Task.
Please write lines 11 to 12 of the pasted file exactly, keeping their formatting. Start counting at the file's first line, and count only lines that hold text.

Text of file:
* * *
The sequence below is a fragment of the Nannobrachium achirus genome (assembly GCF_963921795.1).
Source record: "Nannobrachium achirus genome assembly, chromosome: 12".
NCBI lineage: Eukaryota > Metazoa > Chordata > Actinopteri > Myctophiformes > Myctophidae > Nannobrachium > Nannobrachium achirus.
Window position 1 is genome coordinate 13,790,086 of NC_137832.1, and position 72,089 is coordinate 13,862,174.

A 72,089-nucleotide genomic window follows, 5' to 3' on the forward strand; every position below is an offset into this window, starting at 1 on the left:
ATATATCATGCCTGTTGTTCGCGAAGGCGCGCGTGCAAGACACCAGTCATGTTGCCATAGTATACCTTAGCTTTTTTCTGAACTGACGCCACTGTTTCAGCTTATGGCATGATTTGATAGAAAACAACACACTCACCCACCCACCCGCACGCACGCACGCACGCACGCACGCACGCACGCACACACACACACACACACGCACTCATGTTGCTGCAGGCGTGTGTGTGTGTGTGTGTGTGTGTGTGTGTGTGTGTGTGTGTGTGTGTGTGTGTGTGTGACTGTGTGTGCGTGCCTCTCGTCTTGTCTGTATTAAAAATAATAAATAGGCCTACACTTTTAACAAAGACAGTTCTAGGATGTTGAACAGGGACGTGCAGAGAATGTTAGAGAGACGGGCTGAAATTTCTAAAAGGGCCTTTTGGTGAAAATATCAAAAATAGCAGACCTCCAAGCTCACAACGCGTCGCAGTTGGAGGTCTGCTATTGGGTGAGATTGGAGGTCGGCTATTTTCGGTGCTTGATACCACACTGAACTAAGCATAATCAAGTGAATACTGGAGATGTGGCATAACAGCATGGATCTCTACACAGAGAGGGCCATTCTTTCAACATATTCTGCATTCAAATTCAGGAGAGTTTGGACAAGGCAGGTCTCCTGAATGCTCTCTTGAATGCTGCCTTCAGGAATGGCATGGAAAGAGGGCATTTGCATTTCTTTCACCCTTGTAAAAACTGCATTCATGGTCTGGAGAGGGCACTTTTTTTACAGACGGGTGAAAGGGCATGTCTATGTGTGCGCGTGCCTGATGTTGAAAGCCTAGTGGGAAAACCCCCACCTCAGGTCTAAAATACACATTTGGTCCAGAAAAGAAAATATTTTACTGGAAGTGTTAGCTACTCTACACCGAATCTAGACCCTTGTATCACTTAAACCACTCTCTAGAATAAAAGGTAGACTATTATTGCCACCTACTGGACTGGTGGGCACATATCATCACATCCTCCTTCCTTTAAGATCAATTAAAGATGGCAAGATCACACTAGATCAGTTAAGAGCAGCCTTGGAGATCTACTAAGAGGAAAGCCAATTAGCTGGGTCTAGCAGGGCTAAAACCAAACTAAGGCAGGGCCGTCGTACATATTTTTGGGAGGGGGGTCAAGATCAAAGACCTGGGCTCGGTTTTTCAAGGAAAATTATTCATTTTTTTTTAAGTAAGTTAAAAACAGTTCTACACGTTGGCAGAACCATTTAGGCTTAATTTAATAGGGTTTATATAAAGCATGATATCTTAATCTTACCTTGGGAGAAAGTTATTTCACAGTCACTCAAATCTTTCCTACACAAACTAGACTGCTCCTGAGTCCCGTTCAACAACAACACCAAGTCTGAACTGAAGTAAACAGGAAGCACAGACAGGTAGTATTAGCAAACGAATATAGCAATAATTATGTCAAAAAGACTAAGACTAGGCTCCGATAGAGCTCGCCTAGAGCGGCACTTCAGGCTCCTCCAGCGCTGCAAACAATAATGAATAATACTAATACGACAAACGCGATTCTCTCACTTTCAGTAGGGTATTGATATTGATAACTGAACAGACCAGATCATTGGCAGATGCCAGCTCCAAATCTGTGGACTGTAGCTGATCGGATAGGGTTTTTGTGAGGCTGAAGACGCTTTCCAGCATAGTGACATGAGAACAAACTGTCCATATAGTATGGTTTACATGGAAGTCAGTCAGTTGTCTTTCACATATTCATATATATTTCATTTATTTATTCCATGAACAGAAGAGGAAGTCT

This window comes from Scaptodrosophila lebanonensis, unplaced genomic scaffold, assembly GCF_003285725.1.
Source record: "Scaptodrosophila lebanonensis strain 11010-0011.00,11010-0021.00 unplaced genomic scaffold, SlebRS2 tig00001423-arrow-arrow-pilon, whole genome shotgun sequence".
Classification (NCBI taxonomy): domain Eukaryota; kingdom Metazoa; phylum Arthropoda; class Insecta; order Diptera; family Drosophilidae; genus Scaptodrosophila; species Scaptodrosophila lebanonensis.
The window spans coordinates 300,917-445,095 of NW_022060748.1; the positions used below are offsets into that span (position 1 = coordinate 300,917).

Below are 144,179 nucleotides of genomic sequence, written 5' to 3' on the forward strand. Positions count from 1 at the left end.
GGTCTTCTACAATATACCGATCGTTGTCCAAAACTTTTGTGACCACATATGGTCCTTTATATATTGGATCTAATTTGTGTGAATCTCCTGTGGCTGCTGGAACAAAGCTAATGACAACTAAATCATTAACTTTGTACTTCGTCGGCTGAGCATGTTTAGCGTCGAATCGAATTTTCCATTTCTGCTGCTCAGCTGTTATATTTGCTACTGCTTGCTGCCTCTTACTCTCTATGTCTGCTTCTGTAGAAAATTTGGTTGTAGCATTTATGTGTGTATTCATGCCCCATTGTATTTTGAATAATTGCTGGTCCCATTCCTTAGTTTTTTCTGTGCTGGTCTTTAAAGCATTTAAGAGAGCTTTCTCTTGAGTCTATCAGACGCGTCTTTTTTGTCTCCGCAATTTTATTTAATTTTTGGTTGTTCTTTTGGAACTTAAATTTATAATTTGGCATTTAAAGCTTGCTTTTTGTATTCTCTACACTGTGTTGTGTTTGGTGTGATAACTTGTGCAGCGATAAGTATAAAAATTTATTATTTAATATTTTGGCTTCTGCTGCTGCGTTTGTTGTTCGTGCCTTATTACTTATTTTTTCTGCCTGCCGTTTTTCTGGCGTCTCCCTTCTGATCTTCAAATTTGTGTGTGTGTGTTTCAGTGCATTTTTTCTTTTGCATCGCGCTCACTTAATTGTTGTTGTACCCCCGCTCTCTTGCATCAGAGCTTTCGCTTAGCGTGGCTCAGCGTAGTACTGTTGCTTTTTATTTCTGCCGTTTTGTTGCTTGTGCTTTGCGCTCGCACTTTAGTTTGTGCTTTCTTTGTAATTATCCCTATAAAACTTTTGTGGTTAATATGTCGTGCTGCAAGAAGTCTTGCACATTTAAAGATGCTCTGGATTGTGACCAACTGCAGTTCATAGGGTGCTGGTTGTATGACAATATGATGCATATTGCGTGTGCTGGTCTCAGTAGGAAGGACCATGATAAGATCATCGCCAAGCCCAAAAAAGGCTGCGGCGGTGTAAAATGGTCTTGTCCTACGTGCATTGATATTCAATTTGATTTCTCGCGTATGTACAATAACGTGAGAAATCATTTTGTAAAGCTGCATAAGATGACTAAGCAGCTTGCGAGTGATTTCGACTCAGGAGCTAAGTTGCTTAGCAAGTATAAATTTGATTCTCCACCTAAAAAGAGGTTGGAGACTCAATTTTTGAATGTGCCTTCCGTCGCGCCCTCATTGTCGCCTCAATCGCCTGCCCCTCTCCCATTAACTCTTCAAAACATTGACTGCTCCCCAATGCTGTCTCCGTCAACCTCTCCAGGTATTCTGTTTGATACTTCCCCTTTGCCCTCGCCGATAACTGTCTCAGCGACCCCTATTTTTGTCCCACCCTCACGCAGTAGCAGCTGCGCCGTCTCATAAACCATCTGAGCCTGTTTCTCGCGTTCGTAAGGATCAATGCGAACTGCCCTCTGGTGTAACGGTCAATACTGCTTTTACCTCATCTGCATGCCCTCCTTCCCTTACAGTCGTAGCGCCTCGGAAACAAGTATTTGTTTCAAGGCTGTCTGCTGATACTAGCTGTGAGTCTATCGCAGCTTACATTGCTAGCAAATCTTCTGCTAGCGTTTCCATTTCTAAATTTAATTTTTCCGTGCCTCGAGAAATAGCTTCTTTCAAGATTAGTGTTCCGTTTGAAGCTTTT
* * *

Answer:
Below are 144,179 nucleotides of genomic sequence, written 5' to 3' on the forward strand. Positions count from 1 at the left end.
GGTCTTCTACAATATACCGATCGTTGTCCAAAACTTTTGTGACCACATATGGTCCTTTATATATTGGATCTAATTTGTGTGAATCTCCTGTGGCTGCTGGAACAAAGCTAATGACAACTAAATCATTAACTTTGTACTTCGTCGGCTGAGCATGTTTAGCGTCGAATCGAATTTTCCATTTCTGCTGCTCAGCTGTTATATTTGCTACTGCTTGCTGCCTCTTACTCTCTATGTCTGCTTCTGTAGAAAATTTGGTTGTAGCATTTATGTGTGTATTCATGCCCCATTGTATTTTGAATAATTGCTGGTCCCATTCCTTAGTTTTTTCTGTGCTGGTCTTTAAAGCATTTAAGAGAGCTTTCTCTTGAGTCTATCAGACGCGTCTTTTTTGTCTCCGCAATTTTATTTAATTTTTGGTTGTTCTTTTGGAACTTAAATTTATAATTTGGCATTTAAAGCTTGCTTTTTGTATTCTCTACACTGTGTTGTGTTTGGTGTGATAACTTGTGCAGCGATAAGTATAAAAATTTATTATTTAATATTTTGGCTTCTGCTGCTGCGTTTGTTGTTCGTGCCTTATTACTTATTTTTTCTGCCTGCCGTTTTTCTGGCGTCTCCCTTCTGATCTTCAAATTTGTGTGTGTGTGTTTCAGTGCATTTTTTCTTTTGCATCGCGCTCACTTAATTGTTGTTGTACCCCCGCTCTCTTGCATCAGAGCTTTCGCTTAGCGTGGCTCAGCGTAGTACTGTTGCTTTTTATTTCTGCCGTTTTGTTGCTTGTGCTTTGCGCTCGCACTTTAGTTTGTGCTTTCTTTGTAATTATCCCTATAAAACTTTTGTGGTTAATATGTCGTGCTGCAAGAAGTCTTGCACATTTAAAGATGCTCTGGATTGTGACCAACTGCAGTTCATAGGGTGCTGGTTGTATGACAATATGATGCATATTGCGTGTGCTGGTCTCAGTAGGAAGGACCATGATAAGATCATCGCCAAGCCCAAAAAAGGCTGCGGCGGTGTAAAATGGTCTTGTCCTACGTGCATTGATATTCAATTTGATTTCTCGCGTATGTACAATAACGTGAGAAATCATTTTGTAAAGCTGCATAAGATGACTAAGCAGCTTGCGAGTGATTTCGACTCAGGAGCTAAGTTGCTTAGCAAGTATAAATTTGATTCTCCACCTAAAAAGAGGTTGGAGACTCAATTTTTGAATGTGCCTTCCGTCGCGCCCTCATTGTCGCCTCAATCGCCTGCCCCTCTCCCATTAACTCTTCAAAACATTGACTGCTCCCCAATGCTGTCTCCGTCAACCTCTCCAGGTATTCTGTTTGATACTTCCCCTTTGCCCTCGCCGATAACTGTCTCAGCGACCCCTATTTTTGTCCCACCCTCACGCAGTAGCAGCTGCGCCGTCTCATAAACCATCTGAGCCTGTTTCTCGCGTTCGTAAGGATCAATGCGAACTGCCCTCTGGTGTAACGGTCAATACTGCTTTTACCTCATCTGCATGCCCTCCTTCCCTTACAGTCGTAGCGCCTCGGAAACAAGTATTTGTTTCAAGGCTGTCTGCTGATACTAGCTGTGAGTCTATCGCAGCTTACATTGCTAGCAAATCTTCTGCTAGCGTTTCCATTTCTAAATTTAATTTTTCCGTGCCTCGAGAAATAGCTTCTTTCAAGATTAGTGTTCCGTTTGAAGCTTTT